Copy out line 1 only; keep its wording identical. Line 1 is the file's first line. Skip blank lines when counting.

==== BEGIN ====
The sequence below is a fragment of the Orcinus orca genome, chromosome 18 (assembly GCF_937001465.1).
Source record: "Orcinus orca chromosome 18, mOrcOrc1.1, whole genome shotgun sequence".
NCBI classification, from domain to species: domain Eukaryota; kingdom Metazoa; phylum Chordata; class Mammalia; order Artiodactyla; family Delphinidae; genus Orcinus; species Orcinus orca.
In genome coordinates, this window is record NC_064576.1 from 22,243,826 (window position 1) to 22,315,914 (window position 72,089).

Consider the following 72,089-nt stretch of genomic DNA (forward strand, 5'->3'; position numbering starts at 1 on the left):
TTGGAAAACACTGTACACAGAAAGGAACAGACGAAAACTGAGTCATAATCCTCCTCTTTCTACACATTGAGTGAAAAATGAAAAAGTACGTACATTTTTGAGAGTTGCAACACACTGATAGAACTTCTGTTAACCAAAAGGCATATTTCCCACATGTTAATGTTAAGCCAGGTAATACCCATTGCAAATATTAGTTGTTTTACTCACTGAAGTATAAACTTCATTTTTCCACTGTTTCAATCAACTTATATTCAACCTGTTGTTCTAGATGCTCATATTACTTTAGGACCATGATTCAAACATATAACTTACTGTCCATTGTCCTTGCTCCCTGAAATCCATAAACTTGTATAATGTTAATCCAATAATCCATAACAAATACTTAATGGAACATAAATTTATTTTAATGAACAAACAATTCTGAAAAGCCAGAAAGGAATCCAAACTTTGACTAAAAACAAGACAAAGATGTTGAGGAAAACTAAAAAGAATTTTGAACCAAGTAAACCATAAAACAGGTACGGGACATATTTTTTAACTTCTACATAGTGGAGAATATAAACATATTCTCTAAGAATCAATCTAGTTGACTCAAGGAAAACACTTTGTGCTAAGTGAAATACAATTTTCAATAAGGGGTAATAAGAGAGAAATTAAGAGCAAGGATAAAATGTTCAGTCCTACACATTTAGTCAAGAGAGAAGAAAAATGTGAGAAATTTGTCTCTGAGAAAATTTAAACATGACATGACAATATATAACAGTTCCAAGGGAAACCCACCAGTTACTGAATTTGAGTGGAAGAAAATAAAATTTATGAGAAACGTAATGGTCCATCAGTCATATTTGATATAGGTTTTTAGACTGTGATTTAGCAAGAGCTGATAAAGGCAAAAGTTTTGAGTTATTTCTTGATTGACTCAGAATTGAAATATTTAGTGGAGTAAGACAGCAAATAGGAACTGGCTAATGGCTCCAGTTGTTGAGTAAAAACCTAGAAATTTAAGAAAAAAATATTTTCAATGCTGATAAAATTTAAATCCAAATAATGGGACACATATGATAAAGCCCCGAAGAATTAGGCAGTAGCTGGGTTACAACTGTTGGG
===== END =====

The sequence below is a fragment of the Orcinus orca genome, chromosome 18 (assembly GCF_937001465.1).